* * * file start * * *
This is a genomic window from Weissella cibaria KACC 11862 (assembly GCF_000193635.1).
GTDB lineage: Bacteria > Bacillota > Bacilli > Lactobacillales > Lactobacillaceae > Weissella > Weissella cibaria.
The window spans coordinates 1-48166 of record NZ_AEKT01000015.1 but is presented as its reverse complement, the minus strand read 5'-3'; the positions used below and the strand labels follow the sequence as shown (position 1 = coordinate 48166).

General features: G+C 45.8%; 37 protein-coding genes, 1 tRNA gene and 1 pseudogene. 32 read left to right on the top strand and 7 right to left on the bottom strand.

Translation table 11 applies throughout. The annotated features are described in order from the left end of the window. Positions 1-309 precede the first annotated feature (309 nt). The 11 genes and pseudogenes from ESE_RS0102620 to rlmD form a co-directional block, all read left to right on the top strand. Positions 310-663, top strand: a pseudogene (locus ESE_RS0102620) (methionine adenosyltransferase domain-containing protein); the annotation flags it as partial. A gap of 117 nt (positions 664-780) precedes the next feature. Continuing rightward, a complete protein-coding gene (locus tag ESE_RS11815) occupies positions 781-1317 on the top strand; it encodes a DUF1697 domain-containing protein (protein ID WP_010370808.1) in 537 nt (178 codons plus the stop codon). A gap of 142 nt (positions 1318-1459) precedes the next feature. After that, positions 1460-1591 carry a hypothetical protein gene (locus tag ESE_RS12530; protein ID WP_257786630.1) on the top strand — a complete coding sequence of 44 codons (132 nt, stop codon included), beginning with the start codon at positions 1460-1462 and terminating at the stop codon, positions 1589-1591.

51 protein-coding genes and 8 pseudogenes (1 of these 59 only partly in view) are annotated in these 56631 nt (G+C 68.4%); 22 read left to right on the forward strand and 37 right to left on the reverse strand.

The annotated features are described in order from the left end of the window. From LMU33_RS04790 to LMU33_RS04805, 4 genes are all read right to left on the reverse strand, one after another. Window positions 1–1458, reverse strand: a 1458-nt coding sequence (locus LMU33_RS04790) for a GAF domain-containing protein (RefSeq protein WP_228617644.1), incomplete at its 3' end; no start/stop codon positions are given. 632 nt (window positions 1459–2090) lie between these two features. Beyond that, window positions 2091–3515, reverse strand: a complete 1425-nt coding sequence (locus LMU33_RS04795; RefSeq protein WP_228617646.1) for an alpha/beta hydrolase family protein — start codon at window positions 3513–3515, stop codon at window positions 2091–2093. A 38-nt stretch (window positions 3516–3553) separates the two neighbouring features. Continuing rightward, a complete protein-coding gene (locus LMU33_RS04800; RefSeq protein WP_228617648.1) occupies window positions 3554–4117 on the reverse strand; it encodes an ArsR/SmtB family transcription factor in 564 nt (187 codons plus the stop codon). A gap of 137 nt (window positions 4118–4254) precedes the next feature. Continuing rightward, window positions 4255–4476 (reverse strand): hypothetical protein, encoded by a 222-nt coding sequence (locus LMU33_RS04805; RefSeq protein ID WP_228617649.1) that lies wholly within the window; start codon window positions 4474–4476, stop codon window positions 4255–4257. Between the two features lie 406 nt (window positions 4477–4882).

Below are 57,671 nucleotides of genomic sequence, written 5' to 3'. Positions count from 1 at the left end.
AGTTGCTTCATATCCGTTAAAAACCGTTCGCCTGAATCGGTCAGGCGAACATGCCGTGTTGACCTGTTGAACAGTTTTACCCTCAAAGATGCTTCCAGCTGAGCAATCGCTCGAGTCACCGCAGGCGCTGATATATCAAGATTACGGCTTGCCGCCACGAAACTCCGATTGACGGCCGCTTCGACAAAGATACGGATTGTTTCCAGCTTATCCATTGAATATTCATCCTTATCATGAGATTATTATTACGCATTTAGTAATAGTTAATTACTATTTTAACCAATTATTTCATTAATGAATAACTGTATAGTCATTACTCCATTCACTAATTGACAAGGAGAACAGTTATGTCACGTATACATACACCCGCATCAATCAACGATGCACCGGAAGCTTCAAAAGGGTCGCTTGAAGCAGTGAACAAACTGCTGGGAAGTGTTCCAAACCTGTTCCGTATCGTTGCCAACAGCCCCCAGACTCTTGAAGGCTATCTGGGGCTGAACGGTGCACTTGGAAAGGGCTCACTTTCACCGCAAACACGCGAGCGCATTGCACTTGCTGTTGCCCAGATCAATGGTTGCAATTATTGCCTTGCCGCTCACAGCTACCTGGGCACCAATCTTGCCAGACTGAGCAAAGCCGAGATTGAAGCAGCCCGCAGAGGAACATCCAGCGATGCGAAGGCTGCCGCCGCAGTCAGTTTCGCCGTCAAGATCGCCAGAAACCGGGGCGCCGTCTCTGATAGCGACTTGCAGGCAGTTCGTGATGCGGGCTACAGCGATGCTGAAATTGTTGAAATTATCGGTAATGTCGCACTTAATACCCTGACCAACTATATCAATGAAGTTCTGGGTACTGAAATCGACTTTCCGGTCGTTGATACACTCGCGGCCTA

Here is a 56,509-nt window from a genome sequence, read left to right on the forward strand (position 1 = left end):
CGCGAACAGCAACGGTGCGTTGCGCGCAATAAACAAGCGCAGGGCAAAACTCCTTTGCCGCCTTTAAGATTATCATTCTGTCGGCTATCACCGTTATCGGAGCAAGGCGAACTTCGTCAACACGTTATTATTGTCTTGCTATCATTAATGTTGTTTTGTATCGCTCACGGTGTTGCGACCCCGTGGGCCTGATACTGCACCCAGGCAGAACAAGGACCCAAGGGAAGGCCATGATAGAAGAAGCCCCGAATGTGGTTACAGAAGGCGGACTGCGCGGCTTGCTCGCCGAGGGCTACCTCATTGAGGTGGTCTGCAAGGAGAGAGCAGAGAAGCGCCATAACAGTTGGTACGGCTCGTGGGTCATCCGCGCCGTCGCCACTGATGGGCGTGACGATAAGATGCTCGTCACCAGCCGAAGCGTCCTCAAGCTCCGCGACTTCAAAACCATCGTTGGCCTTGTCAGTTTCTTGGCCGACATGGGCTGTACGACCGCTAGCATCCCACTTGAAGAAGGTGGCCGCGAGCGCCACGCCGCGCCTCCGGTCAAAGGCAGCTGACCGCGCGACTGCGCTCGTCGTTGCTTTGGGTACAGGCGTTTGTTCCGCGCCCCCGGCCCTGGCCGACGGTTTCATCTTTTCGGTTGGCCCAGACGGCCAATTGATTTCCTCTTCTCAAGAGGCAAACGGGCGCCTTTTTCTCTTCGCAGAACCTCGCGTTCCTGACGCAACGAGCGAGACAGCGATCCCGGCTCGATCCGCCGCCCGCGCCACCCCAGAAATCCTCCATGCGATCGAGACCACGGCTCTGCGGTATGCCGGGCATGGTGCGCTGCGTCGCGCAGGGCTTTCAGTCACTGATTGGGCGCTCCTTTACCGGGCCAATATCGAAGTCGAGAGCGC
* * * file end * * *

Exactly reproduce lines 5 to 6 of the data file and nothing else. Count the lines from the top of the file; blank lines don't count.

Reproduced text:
Translation table 11 applies throughout. The annotated features are described in order from the left end of the window. Positions 1-309 precede the first annotated feature (309 nt). The 11 genes and pseudogenes from ESE_RS0102620 to rlmD form a co-directional block, all read left to right on the top strand. Positions 310-663, top strand: a pseudogene (locus ESE_RS0102620) (methionine adenosyltransferase domain-containing protein); the annotation flags it as partial. A gap of 117 nt (positions 664-780) precedes the next feature. Continuing rightward, a complete protein-coding gene (locus tag ESE_RS11815) occupies positions 781-1317 on the top strand; it encodes a DUF1697 domain-containing protein (protein ID WP_010370808.1) in 537 nt (178 codons plus the stop codon). A gap of 142 nt (positions 1318-1459) precedes the next feature. After that, positions 1460-1591 carry a hypothetical protein gene (locus tag ESE_RS12530; protein ID WP_257786630.1) on the top strand — a complete coding sequence of 44 codons (132 nt, stop codon included), beginning with the start codon at positions 1460-1462 and terminating at the stop codon, positions 1589-1591.

51 protein-coding genes and 8 pseudogenes (1 of these 59 only partly in view) are annotated in these 56631 nt (G+C 68.4%); 22 read left to right on the forward strand and 37 right to left on the reverse strand.